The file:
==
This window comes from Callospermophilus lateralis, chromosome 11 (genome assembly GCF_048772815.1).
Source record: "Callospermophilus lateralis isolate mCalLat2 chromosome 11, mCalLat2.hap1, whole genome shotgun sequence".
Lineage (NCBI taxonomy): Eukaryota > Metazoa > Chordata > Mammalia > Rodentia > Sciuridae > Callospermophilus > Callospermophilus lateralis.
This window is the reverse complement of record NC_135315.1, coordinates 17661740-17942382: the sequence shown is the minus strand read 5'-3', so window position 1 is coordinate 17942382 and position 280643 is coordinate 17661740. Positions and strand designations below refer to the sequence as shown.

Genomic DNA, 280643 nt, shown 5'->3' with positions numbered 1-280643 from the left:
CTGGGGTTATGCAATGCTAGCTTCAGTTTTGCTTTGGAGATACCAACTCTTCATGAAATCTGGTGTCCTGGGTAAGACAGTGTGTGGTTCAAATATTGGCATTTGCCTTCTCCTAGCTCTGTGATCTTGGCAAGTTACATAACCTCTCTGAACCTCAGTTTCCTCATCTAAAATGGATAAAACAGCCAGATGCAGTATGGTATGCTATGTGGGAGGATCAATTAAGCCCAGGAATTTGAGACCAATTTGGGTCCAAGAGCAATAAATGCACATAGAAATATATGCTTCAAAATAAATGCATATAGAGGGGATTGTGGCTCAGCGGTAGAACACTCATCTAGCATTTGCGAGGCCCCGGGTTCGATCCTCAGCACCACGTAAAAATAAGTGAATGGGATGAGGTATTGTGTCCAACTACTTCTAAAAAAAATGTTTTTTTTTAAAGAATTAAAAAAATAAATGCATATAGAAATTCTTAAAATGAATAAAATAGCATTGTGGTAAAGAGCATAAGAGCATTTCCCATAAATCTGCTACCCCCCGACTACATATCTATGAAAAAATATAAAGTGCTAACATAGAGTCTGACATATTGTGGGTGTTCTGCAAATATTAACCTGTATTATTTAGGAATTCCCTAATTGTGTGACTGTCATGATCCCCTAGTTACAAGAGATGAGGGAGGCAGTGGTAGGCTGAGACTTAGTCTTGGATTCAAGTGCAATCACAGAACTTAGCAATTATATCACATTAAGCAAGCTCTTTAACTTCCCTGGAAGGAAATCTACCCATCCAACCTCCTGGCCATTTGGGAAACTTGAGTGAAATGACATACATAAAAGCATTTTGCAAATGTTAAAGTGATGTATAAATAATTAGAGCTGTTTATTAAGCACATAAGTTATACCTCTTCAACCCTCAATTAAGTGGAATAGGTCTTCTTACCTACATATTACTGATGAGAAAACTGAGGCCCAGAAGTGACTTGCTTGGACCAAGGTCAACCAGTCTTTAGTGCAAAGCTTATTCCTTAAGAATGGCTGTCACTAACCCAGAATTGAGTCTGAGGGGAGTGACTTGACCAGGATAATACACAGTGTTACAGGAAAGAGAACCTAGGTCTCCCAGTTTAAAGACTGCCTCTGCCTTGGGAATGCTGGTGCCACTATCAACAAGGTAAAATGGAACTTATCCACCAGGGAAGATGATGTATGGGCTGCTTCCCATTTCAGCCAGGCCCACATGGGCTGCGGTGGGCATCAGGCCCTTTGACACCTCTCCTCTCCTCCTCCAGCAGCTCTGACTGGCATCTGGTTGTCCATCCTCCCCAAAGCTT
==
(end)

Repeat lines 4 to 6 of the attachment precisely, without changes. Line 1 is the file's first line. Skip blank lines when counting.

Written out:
This window is the reverse complement of record NC_135315.1, coordinates 17661740-17942382: the sequence shown is the minus strand read 5'-3', so window position 1 is coordinate 17942382 and position 280643 is coordinate 17661740. Positions and strand designations below refer to the sequence as shown.

Genomic DNA, 280643 nt, shown 5'->3' with positions numbered 1-280643 from the left:
CTGGGGTTATGCAATGCTAGCTTCAGTTTTGCTTTGGAGATACCAACTCTTCATGAAATCTGGTGTCCTGGGTAAGACAGTGTGTGGTTCAAATATTGGCATTTGCCTTCTCCTAGCTCTGTGATCTTGGCAAGTTACATAACCTCTCTGAACCTCAGTTTCCTCATCTAAAATGGATAAAACAGCCAGATGCAGTATGGTATGCTATGTGGGAGGATCAATTAAGCCCAGGAATTTGAGACCAATTTGGGTCCAAGAGCAATAAATGCACATAGAAATATATGCTTCAAAATAAATGCATATAGAGGGGATTGTGGCTCAGCGGTAGAACACTCATCTAGCATTTGCGAGGCCCCGGGTTCGATCCTCAGCACCACGTAAAAATAAGTGAATGGGATGAGGTATTGTGTCCAACTACTTCTAAAAAAAATGTTTTTTTTTAAAGAATTAAAAAAATAAATGCATATAGAAATTCTTAAAATGAATAAAATAGCATTGTGGTAAAGAGCATAAGAGCATTTCCCATAAATCTGCTACCCCCCGACTACATATCTATGAAAAAATATAAAGTGCTAACATAGAGTCTGACATATTGTGGGTGTTCTGCAAATATTAACCTGTATTATTTAGGAATTCCCTAATTGTGTGACTGTCATGATCCCCTAGTTACAAGAGATGAGGGAGGCAGTGGTAGGCTGAGACTTAGTCTTGGATTCAAGTGCAATCACAGAACTTAGCAATTATATCACATTAAGCAAGCTCTTTAACTTCCCTGGAAGGAAATCTACCCATCCAACCTCCTGGCCATTTGGGAAACTTGAGTGAAATGACATACATAAAAGCATTTTGCAAATGTTAAAGTGATGTATAAATAATTAGAGCTGTTTATTAAGCACATAAGTTATACCTCTTCAACCCTCAATTAAGTGGAATAGGTCTTCTTACCTACATATTACTGATGAGAAAACTGAGGCCCAGAAGTGACTTGCTTGGACCAAGGTCAACCAGTCTTTAGTGCAAAGCTTATTCCTTAAGAATGGCTGTCACTAACCCAGAATTGAGTCTGAGGGGAGTGACTTGACCAGGATAATACACAGTGTTACAGGAAAGAGAACCTAGGTCTCCCAGTTTAAAGACTGCCTCTGCCTTGGGAATGCTGGTGCCACTATCAACAAGGTAAAATGGAACTTATCCACCAGGGAAGATGATGTATGGGCTGCTTCCCATTTCAGCCAGGCCCACATGGGCTGCGGTGGGCATCAGGCCCTTTGACACCTCTCCTCTCCTCCTCCAGCAGCTCTGACTGGCATCTGGTTGTCCATCCTCCCCAAAGCTT